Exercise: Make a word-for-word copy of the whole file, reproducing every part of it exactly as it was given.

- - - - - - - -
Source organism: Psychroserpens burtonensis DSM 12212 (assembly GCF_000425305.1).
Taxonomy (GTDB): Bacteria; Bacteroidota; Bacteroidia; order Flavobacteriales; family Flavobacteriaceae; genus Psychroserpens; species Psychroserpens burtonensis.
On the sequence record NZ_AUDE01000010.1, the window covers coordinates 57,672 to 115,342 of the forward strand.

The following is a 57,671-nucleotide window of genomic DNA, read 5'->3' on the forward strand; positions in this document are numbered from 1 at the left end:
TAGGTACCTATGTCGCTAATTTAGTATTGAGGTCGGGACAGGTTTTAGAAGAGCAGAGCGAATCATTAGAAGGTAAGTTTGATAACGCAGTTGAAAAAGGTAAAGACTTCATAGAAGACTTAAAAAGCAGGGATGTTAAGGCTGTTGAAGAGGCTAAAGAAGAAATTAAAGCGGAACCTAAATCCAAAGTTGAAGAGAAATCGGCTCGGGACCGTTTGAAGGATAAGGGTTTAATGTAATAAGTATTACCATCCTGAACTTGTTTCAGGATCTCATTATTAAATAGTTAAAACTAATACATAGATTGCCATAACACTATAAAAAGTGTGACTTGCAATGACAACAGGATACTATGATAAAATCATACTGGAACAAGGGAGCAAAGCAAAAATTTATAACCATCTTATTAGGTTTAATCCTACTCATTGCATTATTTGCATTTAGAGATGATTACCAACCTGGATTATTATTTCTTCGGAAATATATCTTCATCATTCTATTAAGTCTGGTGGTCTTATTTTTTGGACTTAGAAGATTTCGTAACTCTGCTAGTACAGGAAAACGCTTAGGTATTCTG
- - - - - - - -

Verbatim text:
Source organism: Psychroserpens burtonensis DSM 12212 (assembly GCF_000425305.1).
Taxonomy (GTDB): Bacteria; Bacteroidota; Bacteroidia; order Flavobacteriales; family Flavobacteriaceae; genus Psychroserpens; species Psychroserpens burtonensis.
On the sequence record NZ_AUDE01000010.1, the window covers coordinates 57,672 to 115,342 of the forward strand.

The following is a 57,671-nucleotide window of genomic DNA, read 5'->3' on the forward strand; positions in this document are numbered from 1 at the left end:
TAGGTACCTATGTCGCTAATTTAGTATTGAGGTCGGGACAGGTTTTAGAAGAGCAGAGCGAATCATTAGAAGGTAAGTTTGATAACGCAGTTGAAAAAGGTAAAGACTTCATAGAAGACTTAAAAAGCAGGGATGTTAAGGCTGTTGAAGAGGCTAAAGAAGAAATTAAAGCGGAACCTAAATCCAAAGTTGAAGAGAAATCGGCTCGGGACCGTTTGAAGGATAAGGGTTTAATGTAATAAGTATTACCATCCTGAACTTGTTTCAGGATCTCATTATTAAATAGTTAAAACTAATACATAGATTGCCATAACACTATAAAAAGTGTGACTTGCAATGACAACAGGATACTATGATAAAATCATACTGGAACAAGGGAGCAAAGCAAAAATTTATAACCATCTTATTAGGTTTAATCCTACTCATTGCATTATTTGCATTTAGAGATGATTACCAACCTGGATTATTATTTCTTCGGAAATATATCTTCATCATTCTATTAAGTCTGGTGGTCTTATTTTTTGGACTTAGAAGATTTCGTAACTCTGCTAGTACAGGAAAACGCTTAGGTATTCTG